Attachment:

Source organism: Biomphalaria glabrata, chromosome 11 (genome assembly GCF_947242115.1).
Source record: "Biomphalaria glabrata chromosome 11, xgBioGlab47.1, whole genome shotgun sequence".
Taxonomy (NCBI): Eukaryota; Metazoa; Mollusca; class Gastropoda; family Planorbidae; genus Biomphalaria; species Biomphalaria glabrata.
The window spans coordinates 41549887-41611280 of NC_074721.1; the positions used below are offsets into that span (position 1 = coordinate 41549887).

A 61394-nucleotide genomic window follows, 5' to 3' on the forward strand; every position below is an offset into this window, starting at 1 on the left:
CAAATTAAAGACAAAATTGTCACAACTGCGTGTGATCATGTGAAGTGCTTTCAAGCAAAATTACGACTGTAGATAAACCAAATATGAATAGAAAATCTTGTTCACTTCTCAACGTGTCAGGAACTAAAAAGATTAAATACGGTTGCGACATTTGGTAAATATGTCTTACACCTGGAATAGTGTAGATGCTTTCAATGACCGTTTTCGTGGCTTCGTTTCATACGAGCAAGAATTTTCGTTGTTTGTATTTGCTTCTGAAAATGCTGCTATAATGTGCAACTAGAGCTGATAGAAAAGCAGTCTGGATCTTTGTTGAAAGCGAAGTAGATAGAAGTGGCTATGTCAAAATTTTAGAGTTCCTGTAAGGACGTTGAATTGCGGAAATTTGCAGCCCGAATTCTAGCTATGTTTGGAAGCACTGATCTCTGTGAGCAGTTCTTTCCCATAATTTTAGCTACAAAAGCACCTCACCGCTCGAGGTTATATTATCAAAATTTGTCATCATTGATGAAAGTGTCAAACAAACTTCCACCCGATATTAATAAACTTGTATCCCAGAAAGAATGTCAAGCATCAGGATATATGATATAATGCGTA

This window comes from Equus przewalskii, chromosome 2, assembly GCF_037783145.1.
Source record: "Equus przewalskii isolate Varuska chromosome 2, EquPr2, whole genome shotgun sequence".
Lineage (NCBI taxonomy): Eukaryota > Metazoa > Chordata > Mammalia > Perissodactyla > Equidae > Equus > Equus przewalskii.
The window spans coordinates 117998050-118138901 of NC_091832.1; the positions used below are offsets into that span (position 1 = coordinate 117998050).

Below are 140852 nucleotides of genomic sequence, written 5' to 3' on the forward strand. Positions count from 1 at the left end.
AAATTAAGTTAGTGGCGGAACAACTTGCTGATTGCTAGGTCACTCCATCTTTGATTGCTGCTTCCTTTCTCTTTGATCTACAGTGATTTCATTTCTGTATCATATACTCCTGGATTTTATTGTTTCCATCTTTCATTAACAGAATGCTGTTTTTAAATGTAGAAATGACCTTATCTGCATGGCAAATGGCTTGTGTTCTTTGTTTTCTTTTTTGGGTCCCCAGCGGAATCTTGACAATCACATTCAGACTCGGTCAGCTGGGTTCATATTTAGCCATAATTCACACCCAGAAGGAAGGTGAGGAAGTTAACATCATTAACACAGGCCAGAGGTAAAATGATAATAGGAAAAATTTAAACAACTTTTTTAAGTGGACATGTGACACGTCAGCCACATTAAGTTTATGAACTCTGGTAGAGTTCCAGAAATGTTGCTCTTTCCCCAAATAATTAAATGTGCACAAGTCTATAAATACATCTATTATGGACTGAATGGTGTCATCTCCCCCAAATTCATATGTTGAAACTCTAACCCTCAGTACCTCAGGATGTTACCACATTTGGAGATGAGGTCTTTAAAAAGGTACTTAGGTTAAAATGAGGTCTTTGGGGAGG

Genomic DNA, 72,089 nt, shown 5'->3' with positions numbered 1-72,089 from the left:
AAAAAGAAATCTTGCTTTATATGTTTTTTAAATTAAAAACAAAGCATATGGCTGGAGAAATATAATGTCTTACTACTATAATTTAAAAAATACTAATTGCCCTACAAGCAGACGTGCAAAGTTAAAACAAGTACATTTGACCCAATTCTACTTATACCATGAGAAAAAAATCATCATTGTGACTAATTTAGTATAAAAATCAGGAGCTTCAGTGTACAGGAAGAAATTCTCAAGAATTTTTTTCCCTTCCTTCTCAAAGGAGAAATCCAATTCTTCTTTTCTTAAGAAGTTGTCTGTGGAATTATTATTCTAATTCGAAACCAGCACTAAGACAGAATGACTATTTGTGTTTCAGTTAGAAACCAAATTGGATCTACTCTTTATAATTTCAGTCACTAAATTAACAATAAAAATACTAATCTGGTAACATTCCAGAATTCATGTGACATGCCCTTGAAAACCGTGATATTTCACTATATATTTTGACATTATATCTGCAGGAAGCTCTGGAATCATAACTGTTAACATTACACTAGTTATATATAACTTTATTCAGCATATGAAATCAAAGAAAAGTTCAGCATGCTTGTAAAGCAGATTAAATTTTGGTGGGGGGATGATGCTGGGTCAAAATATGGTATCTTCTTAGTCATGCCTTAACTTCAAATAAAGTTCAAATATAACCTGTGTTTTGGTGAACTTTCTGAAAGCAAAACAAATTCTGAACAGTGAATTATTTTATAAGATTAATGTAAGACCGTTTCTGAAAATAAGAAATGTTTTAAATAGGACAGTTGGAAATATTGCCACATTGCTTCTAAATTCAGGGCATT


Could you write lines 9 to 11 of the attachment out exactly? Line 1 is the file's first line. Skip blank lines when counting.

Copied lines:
Lineage (NCBI taxonomy): Eukaryota > Metazoa > Chordata > Mammalia > Perissodactyla > Equidae > Equus > Equus przewalskii.
The window spans coordinates 117998050-118138901 of NC_091832.1; the positions used below are offsets into that span (position 1 = coordinate 117998050).

Below are 140852 nucleotides of genomic sequence, written 5' to 3' on the forward strand. Positions count from 1 at the left end.